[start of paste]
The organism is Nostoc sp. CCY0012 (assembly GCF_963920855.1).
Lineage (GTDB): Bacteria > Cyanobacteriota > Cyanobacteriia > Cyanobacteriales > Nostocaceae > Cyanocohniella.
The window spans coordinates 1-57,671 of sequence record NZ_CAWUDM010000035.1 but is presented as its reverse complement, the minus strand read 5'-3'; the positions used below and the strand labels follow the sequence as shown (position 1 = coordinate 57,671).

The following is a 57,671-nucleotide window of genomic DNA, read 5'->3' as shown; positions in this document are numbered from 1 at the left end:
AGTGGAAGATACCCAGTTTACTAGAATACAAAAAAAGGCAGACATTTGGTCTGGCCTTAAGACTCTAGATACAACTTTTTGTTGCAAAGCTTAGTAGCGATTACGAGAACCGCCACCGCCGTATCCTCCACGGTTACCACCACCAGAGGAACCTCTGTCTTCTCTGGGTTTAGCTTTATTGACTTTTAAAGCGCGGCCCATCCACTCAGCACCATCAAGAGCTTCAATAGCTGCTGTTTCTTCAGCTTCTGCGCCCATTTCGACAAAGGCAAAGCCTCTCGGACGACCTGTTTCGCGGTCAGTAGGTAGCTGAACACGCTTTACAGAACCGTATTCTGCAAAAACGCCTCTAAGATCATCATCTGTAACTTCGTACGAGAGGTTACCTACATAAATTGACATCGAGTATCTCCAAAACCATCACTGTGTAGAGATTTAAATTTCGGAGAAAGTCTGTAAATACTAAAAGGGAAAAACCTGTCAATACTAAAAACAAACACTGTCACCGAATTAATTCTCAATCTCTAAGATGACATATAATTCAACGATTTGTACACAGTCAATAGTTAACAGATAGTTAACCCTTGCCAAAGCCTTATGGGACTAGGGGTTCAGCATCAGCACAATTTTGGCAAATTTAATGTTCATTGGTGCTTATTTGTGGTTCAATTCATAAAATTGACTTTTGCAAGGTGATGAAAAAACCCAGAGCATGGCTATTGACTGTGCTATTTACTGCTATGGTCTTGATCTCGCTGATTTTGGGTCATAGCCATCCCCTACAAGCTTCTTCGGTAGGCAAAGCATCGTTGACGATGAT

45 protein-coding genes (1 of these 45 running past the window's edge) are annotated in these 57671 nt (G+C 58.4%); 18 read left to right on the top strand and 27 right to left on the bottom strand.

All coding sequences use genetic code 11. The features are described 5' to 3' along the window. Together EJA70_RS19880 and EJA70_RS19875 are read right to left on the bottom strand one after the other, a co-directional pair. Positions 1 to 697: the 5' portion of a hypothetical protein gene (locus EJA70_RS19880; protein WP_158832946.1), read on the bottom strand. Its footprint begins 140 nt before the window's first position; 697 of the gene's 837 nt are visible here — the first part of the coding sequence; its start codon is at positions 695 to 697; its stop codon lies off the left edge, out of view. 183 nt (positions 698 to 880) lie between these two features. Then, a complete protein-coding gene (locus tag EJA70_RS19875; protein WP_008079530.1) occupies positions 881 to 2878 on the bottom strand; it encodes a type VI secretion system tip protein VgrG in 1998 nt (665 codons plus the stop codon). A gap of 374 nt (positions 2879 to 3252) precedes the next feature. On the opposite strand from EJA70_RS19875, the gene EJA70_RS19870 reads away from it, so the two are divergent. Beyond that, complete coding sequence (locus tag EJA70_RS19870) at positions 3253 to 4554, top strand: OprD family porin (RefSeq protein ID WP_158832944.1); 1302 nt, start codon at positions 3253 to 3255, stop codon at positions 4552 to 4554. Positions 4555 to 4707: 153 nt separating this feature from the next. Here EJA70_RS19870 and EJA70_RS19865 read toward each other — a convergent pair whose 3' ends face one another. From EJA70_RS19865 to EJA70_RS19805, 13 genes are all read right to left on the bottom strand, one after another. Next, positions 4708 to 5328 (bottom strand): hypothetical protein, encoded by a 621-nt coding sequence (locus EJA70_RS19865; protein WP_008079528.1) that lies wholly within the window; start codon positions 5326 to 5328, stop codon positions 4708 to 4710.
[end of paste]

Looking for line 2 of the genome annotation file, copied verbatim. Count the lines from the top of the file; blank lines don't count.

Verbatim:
Lineage (GTDB): Bacteria > Cyanobacteriota > Cyanobacteriia > Cyanobacteriales > Nostocaceae > Cyanocohniella.